Joint Support and Disease-Modifying Osteoarthritis Drugs (DMOADs) in Cats

By Malcolm Weir, DVM, MSc, MPH; Krista Williams, BSc, DVM; Robin Downing, DVM, CVPP, CCRP, DAAPM

Osteoarthritis (OA) is a progressive, degenerative disease of the joints. Although dramatically under-recognized, it is one of the most common chronic diseases of cats. It is estimated that more than 90% of cats over ten years of age have radiographic evidence of OA.

What causes osteoarthritis?


The contributing causes of OA are many and varied. Some genetic abnormalities can prevent joints from developing normally. OA can also result from a traumatic injury to a joint (e.g., in a cat that has fallen out of a tree or been hit by a car).

Cats who are overweight or obese have an increased risk of OA. The joints of an overweight or obese cat are subjected to repetitive overloading, which over time, contributes to the initiation and progression of OA and its degenerative, painful processes.

"Cats who are overweight or obese have an increased risk of OA."

What can I do to help my cat with OA?

Your veterinarian is the best source for a comprehensive OA management plan. If your cat is overweight or obese, that is where to start, but there is much more that can be done to help support the joints of a cat with OA. In addition to diet modifications, exercise, weight loss, nonsteroidal anti-inflammatory drugs (NSAIDs), and anti-nerve growth factor antibody treatment (Solensia®), management strategies for OA may include a disease-modifying osteoarthritis drug (DMOAD).

What is a DMOAD?

A DMOAD is a medication that can slow or alter the progression of OA. One of the DMOADs commonly used in cats with OA is an injectable medication containing the active ingredient polysulfated glycosaminoglycan, or PSGAG (Adequan® and Cartrophen®).

PSGAG has several effects that help manage OA. Once injected, the PSGAG is distributed into joint fluid and cartilage. Although the exact mechanism of action is not entirely understood, PSGAG inhibits the enzymes contributing to cartilage destruction, thus slowing cartilage breakdown in OA joints. By blocking cartilage destruction, PSGAG helps decrease inflammation, a significant source of pain in an OA patient. PSGAG also contributes to cartilage healing by providing the body with the building blocks of cartilage. Finally, this medication improves the consistency of joint fluid, providing better joint lubrication, improving joint mobility, and increasing comfort in cats with OA.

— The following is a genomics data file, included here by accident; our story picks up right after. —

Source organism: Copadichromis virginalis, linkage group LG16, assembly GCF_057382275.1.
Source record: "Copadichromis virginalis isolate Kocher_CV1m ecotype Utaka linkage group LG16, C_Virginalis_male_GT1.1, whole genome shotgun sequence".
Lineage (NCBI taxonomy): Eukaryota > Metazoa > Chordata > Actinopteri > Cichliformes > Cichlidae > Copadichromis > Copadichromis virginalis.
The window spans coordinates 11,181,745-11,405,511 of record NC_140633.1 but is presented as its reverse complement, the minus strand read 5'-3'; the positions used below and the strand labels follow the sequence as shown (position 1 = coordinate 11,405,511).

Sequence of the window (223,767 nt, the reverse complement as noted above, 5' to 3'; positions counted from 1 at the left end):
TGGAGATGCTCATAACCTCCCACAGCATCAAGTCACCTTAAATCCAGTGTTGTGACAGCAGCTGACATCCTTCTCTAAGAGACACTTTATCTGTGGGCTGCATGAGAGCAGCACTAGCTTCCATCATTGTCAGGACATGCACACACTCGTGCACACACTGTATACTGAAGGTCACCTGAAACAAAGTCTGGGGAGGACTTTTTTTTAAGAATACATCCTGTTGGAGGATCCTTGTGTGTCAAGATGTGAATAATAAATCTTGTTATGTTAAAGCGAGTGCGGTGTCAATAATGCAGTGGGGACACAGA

"A DMOAD is a medication that can slow or alter the progression of OA."

Is PSGAG safe for cats, and if so, how is it given?

The U.S. Food and Drug Administration (FDA) approval for PSGAG specifies 12 injections given into a muscle over eight weeks in dogs with OA; however, PSGAG has also been shown to be safe for cats. In addition, studies have shown that injecting under the skin results in the same distribution of PSGAG to the joints as injections into a muscle. These subcutaneous injections are much less painful for cats and much easier to give. Most veterinarians teach their clients to give PSGAG injections under the skin at home (just like giving insulin but much less frequently).

Although the original FDA label for PSGAG in dogs specifies an eight-week treatment period, OA is unfortunately never cured; it is only managed. For this reason, most veterinarians recognize the need for ongoing joint support in cats with OA. The use of PSGAG for ongoing support in cats is off-label. Many drugs are commonly prescribed for off-label use in veterinary medicine. Your veterinarian will carefully weigh the pros and cons of ongoing treatment and will discuss the treatment strategy for your cat with you.

Are there any side effects of PSGAG to watch for?

Mild, short-lived diarrhea has been reported with PSGAG use at the recommended dose. PSGAG is not recommended for use in cats with bleeding disorders. Vomiting, lethargy, and loss of appetite have also been reported but are not common.

How long after starting PSGAG will I notice an improvement in my cat?

Because PSGAGs are but one part of a comprehensive approach to OA, most cats will improve quickly. That said, the effects of PSGAG appear to be cumulative, so optimal results can be expected by the eighth week, when the frequency of injections drops to monthly.

"...the effects of PSGAG appear to be cumulative, so optimal results can be expected by the eighth week..."

How long will my cat need PSGAG injections?

OA is a progressive lifetime disease. Fortunately, PSGAG is generally considered beneficial over the long term. Because the risk of adverse side effects is relatively low, long-term use of PSGAG is generally well-tolerated.

Cats with OA present a unique challenge to veterinarians because of the small number of medications available for them. In many cases, a cat's OA management can be fine-tuned so that ongoing PSGAG dosing allows for a decreased dose or even withdrawal of pain medications (e.g., NSAIDs) that have a higher risk of side effects.

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